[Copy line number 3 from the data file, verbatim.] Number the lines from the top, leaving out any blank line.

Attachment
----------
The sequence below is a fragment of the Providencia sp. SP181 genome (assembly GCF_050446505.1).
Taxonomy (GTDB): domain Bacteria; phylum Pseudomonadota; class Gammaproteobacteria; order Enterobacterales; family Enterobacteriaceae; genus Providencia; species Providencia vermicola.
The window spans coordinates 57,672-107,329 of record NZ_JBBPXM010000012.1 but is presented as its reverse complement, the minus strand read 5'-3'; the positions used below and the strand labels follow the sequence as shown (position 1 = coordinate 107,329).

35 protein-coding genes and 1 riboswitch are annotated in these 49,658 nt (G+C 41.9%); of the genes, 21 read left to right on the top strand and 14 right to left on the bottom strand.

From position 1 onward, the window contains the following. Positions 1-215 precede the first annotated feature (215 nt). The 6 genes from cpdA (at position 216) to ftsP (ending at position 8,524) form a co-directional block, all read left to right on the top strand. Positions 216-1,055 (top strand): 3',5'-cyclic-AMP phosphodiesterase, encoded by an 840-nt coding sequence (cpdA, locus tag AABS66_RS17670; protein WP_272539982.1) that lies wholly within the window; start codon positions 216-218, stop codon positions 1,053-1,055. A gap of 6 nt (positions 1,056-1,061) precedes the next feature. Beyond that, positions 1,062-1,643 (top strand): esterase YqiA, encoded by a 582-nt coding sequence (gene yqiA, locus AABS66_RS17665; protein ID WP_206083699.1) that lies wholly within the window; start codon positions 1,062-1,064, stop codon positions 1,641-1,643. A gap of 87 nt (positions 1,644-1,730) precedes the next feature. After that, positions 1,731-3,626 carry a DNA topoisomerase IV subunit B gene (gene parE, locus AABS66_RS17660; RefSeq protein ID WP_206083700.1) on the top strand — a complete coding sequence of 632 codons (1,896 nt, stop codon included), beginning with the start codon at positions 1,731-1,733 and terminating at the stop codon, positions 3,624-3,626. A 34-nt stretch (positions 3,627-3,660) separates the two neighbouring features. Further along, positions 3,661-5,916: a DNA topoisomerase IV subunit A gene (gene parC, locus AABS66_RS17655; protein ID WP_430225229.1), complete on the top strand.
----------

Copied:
The window spans coordinates 57,672-107,329 of record NZ_JBBPXM010000012.1 but is presented as its reverse complement, the minus strand read 5'-3'; the positions used below and the strand labels follow the sequence as shown (position 1 = coordinate 107,329).